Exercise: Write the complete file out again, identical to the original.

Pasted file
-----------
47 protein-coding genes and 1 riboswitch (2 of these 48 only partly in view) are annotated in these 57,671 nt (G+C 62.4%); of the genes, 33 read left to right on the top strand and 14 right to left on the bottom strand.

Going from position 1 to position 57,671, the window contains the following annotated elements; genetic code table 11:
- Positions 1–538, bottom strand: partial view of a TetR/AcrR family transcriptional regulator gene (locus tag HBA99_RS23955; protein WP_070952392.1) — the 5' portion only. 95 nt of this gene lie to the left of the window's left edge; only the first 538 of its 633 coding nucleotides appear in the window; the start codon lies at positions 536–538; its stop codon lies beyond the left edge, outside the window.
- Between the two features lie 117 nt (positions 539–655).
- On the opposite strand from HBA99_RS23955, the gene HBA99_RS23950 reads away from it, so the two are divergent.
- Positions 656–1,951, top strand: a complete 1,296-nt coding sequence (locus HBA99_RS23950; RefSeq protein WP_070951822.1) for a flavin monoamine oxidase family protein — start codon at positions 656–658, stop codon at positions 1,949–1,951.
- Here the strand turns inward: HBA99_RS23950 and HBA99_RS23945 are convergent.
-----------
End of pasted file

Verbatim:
47 protein-coding genes and 1 riboswitch (2 of these 48 only partly in view) are annotated in these 57,671 nt (G+C 62.4%); of the genes, 33 read left to right on the top strand and 14 right to left on the bottom strand.

Going from position 1 to position 57,671, the window contains the following annotated elements; genetic code table 11:
- Positions 1–538, bottom strand: partial view of a TetR/AcrR family transcriptional regulator gene (locus tag HBA99_RS23955; protein WP_070952392.1) — the 5' portion only. 95 nt of this gene lie to the left of the window's left edge; only the first 538 of its 633 coding nucleotides appear in the window; the start codon lies at positions 536–538; its stop codon lies beyond the left edge, outside the window.
- Between the two features lie 117 nt (positions 539–655).
- On the opposite strand from HBA99_RS23955, the gene HBA99_RS23950 reads away from it, so the two are divergent.
- Positions 656–1,951, top strand: a complete 1,296-nt coding sequence (locus HBA99_RS23950; RefSeq protein WP_070951822.1) for a flavin monoamine oxidase family protein — start codon at positions 656–658, stop codon at positions 1,949–1,951.
- Here the strand turns inward: HBA99_RS23950 and HBA99_RS23945 are convergent.